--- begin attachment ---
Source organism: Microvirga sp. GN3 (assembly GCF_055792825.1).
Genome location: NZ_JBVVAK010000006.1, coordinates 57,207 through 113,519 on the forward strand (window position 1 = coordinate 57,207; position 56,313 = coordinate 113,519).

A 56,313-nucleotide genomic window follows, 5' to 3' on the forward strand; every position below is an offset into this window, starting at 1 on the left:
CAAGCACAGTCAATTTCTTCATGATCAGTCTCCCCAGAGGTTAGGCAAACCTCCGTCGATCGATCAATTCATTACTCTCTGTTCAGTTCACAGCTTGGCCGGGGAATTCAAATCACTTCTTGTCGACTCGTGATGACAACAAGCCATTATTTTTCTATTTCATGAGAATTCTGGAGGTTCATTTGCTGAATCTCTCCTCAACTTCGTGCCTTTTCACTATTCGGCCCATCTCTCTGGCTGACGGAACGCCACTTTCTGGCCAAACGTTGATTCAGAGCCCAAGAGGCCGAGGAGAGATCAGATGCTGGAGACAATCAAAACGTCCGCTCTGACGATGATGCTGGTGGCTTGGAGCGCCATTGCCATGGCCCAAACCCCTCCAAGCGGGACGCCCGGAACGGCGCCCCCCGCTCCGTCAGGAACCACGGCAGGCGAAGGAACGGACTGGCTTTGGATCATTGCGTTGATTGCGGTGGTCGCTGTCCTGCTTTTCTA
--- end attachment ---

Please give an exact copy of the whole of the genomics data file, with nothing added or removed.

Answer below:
Source organism: Microvirga sp. GN3 (assembly GCF_055792825.1).
Genome location: NZ_JBVVAK010000006.1, coordinates 57,207 through 113,519 on the forward strand (window position 1 = coordinate 57,207; position 56,313 = coordinate 113,519).

A 56,313-nucleotide genomic window follows, 5' to 3' on the forward strand; every position below is an offset into this window, starting at 1 on the left:
CAAGCACAGTCAATTTCTTCATGATCAGTCTCCCCAGAGGTTAGGCAAACCTCCGTCGATCGATCAATTCATTACTCTCTGTTCAGTTCACAGCTTGGCCGGGGAATTCAAATCACTTCTTGTCGACTCGTGATGACAACAAGCCATTATTTTTCTATTTCATGAGAATTCTGGAGGTTCATTTGCTGAATCTCTCCTCAACTTCGTGCCTTTTCACTATTCGGCCCATCTCTCTGGCTGACGGAACGCCACTTTCTGGCCAAACGTTGATTCAGAGCCCAAGAGGCCGAGGAGAGATCAGATGCTGGAGACAATCAAAACGTCCGCTCTGACGATGATGCTGGTGGCTTGGAGCGCCATTGCCATGGCCCAAACCCCTCCAAGCGGGACGCCCGGAACGGCGCCCCCCGCTCCGTCAGGAACCACGGCAGGCGAAGGAACGGACTGGCTTTGGATCATTGCGTTGATTGCGGTGGTCGCTGTCCTGCTTTTCTA